Photovoltaic effect

Definition Photovoltaic effect, is the process where two dissimilar materials that are in close contact generate an electric voltage after being hit by incident light or any other radiant energy. When light strikes crystals similar to silicon or germanium - where electrons are typically not free to move from atom to atom inside the crystal- it provides the energy required to free some electrons from their bound state. Free electrons then cross the junction between the two dissimilar crystals with more ease in a single direction than in the other, as a result giving a negative charge to one side of the junction and, as a result, a negative voltage in relation to the other side, similar to one electrode of a battery having a negative voltage in relation to the other. The photovoltaic effect can keep providing voltage and current as long as there is light falling on the two materials. The produced current can be used in measuring the incident light’s brightness or as a power source in an electrical circuit, like in a solar power systems   Light consists of photons, that are just small packets of electromagnetic energy. A photovoltaic cell - the type of cell that make up a solar panel- can absorb these photons. When light that is of a suitable wavelength strikes these cells, photon energy is transferred to an atom of the PN junction’s semiconducting material. Precisely, the energy is transported to the electrons in the semiconducting material. This makes the electrons jump to a state of higher energy which is known as the conduction band. Thus a hole is left behind in the valence band which the electron leaped up from. The movement of the electrons resulting from the extra energy generates two charge carriers, which is the electron hole pair.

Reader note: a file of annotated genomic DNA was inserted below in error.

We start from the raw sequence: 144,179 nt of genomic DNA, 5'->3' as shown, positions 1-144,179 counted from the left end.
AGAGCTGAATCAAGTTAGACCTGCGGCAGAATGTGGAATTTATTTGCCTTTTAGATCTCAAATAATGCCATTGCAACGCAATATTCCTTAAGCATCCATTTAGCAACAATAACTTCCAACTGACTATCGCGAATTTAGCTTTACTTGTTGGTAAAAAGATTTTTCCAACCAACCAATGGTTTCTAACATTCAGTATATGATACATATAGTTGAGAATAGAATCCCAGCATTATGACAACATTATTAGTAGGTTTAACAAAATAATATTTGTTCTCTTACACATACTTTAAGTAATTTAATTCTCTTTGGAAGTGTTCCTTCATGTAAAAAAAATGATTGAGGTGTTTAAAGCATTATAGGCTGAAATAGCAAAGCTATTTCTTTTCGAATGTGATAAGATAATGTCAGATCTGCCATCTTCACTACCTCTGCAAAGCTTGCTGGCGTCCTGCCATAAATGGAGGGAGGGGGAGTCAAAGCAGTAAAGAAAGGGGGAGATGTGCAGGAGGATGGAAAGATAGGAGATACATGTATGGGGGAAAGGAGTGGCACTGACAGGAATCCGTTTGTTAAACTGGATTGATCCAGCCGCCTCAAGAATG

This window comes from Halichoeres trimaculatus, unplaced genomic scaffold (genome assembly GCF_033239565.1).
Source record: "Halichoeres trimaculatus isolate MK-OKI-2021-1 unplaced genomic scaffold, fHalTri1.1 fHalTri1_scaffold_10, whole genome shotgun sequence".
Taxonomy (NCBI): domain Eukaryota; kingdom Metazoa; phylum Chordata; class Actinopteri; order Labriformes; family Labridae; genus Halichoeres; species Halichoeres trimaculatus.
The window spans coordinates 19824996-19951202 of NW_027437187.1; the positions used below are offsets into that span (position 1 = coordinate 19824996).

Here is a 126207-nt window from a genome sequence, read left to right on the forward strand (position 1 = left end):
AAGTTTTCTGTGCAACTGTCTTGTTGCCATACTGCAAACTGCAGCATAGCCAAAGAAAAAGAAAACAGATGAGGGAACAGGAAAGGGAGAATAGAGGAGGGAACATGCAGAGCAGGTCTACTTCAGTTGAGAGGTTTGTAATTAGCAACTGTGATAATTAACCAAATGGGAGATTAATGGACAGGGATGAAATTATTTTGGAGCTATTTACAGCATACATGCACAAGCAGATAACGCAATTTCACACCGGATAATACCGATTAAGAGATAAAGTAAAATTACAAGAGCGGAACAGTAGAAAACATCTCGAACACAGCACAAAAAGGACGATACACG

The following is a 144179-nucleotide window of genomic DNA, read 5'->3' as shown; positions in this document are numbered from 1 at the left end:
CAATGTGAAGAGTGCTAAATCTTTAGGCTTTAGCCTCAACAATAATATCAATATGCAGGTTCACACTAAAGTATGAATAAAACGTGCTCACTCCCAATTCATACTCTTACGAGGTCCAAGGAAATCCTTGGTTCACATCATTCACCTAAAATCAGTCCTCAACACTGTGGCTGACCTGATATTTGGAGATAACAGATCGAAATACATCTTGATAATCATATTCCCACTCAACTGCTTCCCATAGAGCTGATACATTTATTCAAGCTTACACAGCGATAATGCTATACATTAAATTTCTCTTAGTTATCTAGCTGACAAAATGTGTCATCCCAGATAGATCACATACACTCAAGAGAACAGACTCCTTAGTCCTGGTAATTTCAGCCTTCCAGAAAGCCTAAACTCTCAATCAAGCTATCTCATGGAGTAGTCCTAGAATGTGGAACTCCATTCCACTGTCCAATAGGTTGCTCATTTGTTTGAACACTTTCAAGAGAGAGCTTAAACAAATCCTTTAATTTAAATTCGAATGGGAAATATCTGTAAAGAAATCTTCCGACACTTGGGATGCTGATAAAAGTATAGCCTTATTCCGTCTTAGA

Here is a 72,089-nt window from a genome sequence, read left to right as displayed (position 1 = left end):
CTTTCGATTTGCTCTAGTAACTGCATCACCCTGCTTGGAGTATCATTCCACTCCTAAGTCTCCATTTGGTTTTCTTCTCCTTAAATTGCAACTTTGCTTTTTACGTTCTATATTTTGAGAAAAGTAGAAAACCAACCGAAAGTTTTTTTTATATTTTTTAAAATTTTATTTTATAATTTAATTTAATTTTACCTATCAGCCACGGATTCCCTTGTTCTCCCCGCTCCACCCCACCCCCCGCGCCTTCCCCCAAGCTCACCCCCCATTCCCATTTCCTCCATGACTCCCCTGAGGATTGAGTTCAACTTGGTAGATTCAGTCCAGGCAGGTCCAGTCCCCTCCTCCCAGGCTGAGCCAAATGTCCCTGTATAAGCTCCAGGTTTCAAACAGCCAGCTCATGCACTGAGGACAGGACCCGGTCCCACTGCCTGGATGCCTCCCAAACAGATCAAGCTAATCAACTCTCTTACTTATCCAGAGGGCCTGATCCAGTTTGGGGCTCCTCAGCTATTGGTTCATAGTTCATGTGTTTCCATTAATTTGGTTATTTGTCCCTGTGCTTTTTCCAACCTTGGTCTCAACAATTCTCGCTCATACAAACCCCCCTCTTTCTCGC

Photovoltaic effect and electron energy

Initially in the photovoltaic effect the electron  is in a respective “ground states.” After that, the electron is elevated to its excited state by consuming the energy received from the incident light. Now the available energy in the excited state can be expended. In the absence of any junction forming materials, no incentive exists for free, excited electrons to move along in a certain direction; so they fall back eventually to the ground state. On the other side, when two different materials are positioned in contact, an electric field is therefore generated along this contact. This is the defined as a built-in field, and it applies a force on free electrons, leading to tilting the electron states and forcing the free excited electrons into the external electrical load so the excess energy of electrons can be dissipated.   This external load can simply be a resistor, or any number of complex of electrical devices ranging from lights to heaters. The motion of the electron is in a single direction. In short, the photovoltaic effect produces a DC current ( direct current), and this current constantly flows in only one direction.  
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